It wasn’t until the next morning that something dawned on me that made me smile. I’d just had a conversation with “Someone” I love, and who loved me! Prayer was no longer a monologue, but a dialogue. God had spoken to me and I’d listened. I knew it wasn’t just a talk with myself by the way it made me feel. It filled my heart with peace. That sweet prayerful conversation brought to me a quiet sense of love unmixed with grief or fear, and I knew that nothing could diminish or take it away. I thought of Moses, to whom God spoke “face to face, as a man speaketh unto his friend” (Exodus 33:11). When I looked a little deeper into the word “friend,” how grateful I was to learn that its rich meaning in the Bible includes brother, close companion, husband, shepherd (see “Strong’s Concordance”).

That prayerful conversation had lifted me out of darkness into the light of the Christ. While it told me nothing had changed, actually it changed everything. From that time forward, I have felt a deeply satisfying sense of purpose – a renewed interest in spiritual ideas, a refreshing conviction that what Jesus taught about eternal Life is not theoretical or transcendental, but is so practical that it has an impact on everything we do.

There’s nothing exclusive about those conversations with God. Anyone, at any time, for any reason, can pray. When you need to feel loved, when you need a friend, you can always enter into that inner sanctuary of prayer, close the door, and have a healing conversation with Someone who loves you. That will never change.

Adapted from the Christian Science Sentinel. To read the full article, click here

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Dear Reader,

About a year ago, I happened upon this statement about the Monitor in the Harvard Business Review – under the charming heading of “do things that don’t interest you”:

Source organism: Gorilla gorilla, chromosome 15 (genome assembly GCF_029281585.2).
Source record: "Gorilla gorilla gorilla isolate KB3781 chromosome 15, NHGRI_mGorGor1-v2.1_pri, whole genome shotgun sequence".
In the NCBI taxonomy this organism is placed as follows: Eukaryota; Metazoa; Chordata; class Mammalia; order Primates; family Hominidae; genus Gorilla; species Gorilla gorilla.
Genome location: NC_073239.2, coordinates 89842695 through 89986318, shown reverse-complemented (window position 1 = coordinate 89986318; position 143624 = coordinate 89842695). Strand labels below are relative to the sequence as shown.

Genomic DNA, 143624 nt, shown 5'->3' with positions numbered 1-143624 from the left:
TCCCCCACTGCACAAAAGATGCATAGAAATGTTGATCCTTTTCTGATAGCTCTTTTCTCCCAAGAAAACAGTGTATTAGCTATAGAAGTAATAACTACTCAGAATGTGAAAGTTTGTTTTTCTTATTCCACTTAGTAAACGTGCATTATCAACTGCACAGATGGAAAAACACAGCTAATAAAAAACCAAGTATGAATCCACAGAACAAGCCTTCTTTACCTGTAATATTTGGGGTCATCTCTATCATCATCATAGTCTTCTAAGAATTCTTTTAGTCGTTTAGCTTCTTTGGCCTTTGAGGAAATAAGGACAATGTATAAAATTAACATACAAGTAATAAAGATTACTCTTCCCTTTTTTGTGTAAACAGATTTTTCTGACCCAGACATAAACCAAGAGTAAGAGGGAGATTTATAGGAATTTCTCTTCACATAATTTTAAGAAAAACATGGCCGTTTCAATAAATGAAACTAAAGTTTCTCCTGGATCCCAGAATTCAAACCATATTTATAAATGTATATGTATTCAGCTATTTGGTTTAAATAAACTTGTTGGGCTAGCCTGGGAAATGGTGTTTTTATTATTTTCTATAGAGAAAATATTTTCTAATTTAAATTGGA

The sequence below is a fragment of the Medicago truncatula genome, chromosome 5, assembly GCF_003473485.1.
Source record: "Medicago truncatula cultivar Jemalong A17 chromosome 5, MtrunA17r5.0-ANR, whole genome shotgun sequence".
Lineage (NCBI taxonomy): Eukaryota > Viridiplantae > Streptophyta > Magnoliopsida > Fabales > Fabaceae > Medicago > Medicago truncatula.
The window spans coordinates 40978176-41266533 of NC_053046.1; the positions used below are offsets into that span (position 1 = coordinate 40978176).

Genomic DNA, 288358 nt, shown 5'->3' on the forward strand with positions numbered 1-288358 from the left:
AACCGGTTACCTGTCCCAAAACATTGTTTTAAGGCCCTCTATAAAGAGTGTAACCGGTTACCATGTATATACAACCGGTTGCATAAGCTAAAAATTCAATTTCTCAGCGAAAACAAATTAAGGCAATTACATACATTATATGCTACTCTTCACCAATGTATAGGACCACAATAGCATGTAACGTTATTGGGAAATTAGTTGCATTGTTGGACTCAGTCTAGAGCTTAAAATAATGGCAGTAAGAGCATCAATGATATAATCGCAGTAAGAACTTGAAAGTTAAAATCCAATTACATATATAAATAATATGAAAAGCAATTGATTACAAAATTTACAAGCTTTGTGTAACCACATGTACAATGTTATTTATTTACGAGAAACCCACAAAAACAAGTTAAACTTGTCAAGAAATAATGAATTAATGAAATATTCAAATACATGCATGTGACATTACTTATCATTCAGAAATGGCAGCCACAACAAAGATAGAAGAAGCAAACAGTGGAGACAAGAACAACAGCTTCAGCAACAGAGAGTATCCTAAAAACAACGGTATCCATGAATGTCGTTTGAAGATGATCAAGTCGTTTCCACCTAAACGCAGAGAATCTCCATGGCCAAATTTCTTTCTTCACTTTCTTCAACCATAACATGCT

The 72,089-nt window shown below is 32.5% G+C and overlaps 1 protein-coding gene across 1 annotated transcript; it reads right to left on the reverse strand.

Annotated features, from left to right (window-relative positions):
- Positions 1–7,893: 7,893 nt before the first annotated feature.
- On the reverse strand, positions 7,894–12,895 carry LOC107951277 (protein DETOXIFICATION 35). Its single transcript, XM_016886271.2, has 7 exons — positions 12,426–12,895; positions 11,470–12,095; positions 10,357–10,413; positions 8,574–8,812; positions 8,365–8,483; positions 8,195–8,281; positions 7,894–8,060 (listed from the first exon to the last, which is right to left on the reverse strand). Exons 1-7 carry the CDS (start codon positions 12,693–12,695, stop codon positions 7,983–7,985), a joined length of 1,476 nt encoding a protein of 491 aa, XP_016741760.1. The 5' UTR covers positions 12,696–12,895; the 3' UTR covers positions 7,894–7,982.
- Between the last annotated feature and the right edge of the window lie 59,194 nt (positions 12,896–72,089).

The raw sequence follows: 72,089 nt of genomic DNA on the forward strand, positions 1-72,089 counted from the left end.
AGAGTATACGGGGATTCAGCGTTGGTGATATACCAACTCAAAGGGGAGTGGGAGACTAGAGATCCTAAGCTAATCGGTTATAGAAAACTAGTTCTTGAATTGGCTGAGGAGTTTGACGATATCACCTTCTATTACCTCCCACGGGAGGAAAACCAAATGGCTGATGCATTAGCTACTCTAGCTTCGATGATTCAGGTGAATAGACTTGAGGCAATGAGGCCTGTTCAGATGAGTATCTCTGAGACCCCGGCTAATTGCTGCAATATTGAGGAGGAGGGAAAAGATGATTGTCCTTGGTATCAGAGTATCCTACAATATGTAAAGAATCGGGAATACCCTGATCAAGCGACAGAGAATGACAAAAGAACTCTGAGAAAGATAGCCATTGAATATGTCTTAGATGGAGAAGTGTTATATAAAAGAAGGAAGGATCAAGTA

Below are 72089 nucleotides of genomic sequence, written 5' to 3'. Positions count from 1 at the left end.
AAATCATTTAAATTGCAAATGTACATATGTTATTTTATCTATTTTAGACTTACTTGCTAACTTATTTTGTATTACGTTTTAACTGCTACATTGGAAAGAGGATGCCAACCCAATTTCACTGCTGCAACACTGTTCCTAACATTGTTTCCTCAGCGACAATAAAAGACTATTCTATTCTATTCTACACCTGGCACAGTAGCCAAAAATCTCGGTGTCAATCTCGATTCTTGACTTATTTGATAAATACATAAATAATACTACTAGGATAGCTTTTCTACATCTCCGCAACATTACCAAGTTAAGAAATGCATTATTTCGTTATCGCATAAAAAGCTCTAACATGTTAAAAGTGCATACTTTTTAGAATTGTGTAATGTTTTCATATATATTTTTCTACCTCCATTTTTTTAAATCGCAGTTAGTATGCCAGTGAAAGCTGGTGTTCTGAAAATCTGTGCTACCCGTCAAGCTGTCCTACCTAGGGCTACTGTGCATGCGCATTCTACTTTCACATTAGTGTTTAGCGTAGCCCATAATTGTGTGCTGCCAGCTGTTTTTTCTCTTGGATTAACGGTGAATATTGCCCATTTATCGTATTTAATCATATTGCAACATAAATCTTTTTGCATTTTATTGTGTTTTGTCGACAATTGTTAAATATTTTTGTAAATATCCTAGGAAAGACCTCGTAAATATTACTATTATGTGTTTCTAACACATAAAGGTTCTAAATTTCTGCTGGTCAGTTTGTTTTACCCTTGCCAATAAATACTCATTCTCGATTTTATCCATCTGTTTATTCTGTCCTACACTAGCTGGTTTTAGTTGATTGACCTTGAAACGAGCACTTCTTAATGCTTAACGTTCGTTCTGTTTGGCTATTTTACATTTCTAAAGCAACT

“Many things that end up” being meaningful, writes social scientist Joseph Grenny, “have come from conference workshops, articles, or online videos that began as a chore and ended with an insight. My work in Kenya, for example, was heavily influenced by a Christian Science Monitor article I had forced myself to read 10 years earlier. Sometimes, we call things ‘boring’ simply because they lie outside the box we are currently in.”

If you were to come up with a punchline to a joke about the Monitor, that would probably be it. We’re seen as being global, fair, insightful, and perhaps a bit too earnest. We’re the bran muffin of journalism.

But you know what? We change lives. And I’m going to argue that we change lives precisely because we force open that too-small box that most human beings think they live in.

The Monitor is a peculiar little publication that’s hard for the world to figure out. We’re run by a church, but we’re not only for church members and we’re not about converting people. We’re known as being fair even as the world becomes as polarized as at any time since the newspaper’s founding in 1908.

We have a mission beyond circulation, we want to bridge divides. We’re about kicking down the door of thought everywhere and saying, “You are bigger and more capable than you realize. And we can prove it.”